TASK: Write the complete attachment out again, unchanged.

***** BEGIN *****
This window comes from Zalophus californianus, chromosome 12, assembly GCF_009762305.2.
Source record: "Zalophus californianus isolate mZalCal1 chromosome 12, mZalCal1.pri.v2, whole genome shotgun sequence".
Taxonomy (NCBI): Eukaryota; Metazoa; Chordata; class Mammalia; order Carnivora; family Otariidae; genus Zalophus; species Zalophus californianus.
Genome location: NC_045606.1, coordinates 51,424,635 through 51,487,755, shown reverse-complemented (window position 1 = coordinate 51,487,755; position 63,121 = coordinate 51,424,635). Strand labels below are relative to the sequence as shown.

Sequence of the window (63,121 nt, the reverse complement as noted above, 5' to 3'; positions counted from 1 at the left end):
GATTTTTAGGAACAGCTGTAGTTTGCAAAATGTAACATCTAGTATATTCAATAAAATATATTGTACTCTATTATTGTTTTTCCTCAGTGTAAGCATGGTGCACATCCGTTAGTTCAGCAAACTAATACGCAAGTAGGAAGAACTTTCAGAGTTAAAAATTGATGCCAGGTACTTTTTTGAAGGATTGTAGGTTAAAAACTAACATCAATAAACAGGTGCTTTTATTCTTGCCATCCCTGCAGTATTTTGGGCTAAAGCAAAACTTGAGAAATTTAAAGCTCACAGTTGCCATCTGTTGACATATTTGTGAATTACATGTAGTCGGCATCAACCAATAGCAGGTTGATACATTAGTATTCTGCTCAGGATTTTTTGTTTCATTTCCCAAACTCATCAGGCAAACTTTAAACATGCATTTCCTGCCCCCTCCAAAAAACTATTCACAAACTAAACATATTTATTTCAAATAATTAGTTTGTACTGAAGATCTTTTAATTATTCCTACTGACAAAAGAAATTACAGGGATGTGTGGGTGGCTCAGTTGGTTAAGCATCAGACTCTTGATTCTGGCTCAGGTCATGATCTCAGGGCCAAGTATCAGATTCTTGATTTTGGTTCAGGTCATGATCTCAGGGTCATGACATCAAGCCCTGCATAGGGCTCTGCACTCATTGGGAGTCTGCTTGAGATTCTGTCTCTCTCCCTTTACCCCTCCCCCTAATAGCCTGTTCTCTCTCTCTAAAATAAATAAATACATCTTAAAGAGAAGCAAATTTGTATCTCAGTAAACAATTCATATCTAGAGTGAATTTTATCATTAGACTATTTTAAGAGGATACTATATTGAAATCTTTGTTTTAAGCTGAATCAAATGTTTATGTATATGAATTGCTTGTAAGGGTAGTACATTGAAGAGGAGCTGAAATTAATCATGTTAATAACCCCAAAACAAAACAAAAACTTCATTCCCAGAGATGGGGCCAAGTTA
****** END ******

This window comes from Zalophus californianus, chromosome 12, assembly GCF_009762305.2.
Source record: "Zalophus californianus isolate mZalCal1 chromosome 12, mZalCal1.pri.v2, whole genome shotgun sequence".
Taxonomy (NCBI): Eukaryota; Metazoa; Chordata; class Mammalia; order Carnivora; family Otariidae; genus Zalophus; species Zalophus californianus.
Genome location: NC_045606.1, coordinates 51,424,635 through 51,487,755, shown reverse-complemented (window position 1 = coordinate 51,487,755; position 63,121 = coordinate 51,424,635). Strand labels below are relative to the sequence as shown.

Sequence of the window (63,121 nt, the reverse complement as noted above, 5' to 3'; positions counted from 1 at the left end):
GATTTTTAGGAACAGCTGTAGTTTGCAAAATGTAACATCTAGTATATTCAATAAAATATATTGTACTCTATTATTGTTTTTCCTCAGTGTAAGCATGGTGCACATCCGTTAGTTCAGCAAACTAATACGCAAGTAGGAAGAACTTTCAGAGTTAAAAATTGATGCCAGGTACTTTTTTGAAGGATTGTAGGTTAAAAACTAACATCAATAAACAGGTGCTTTTATTCTTGCCATCCCTGCAGTATTTTGGGCTAAAGCAAAACTTGAGAAATTTAAAGCTCACAGTTGCCATCTGTTGACATATTTGTGAATTACATGTAGTCGGCATCAACCAATAGCAGGTTGATACATTAGTATTCTGCTCAGGATTTTTTGTTTCATTTCCCAAACTCATCAGGCAAACTTTAAACATGCATTTCCTGCCCCCTCCAAAAAACTATTCACAAACTAAACATATTTATTTCAAATAATTAGTTTGTACTGAAGATCTTTTAATTATTCCTACTGACAAAAGAAATTACAGGGATGTGTGGGTGGCTCAGTTGGTTAAGCATCAGACTCTTGATTCTGGCTCAGGTCATGATCTCAGGGCCAAGTATCAGATTCTTGATTTTGGTTCAGGTCATGATCTCAGGGTCATGACATCAAGCCCTGCATAGGGCTCTGCACTCATTGGGAGTCTGCTTGAGATTCTGTCTCTCTCCCTTTACCCCTCCCCCTAATAGCCTGTTCTCTCTCTCTAAAATAAATAAATACATCTTAAAGAGAAGCAAATTTGTATCTCAGTAAACAATTCATATCTAGAGTGAATTTTATCATTAGACTATTTTAAGAGGATACTATATTGAAATCTTTGTTTTAAGCTGAATCAAATGTTTATGTATATGAATTGCTTGTAAGGGTAGTACATTGAAGAGGAGCTGAAATTAATCATGTTAATAACCCCAAAACAAAACAAAAACTTCATTCCCAGAGATGGGGCCAAGTTA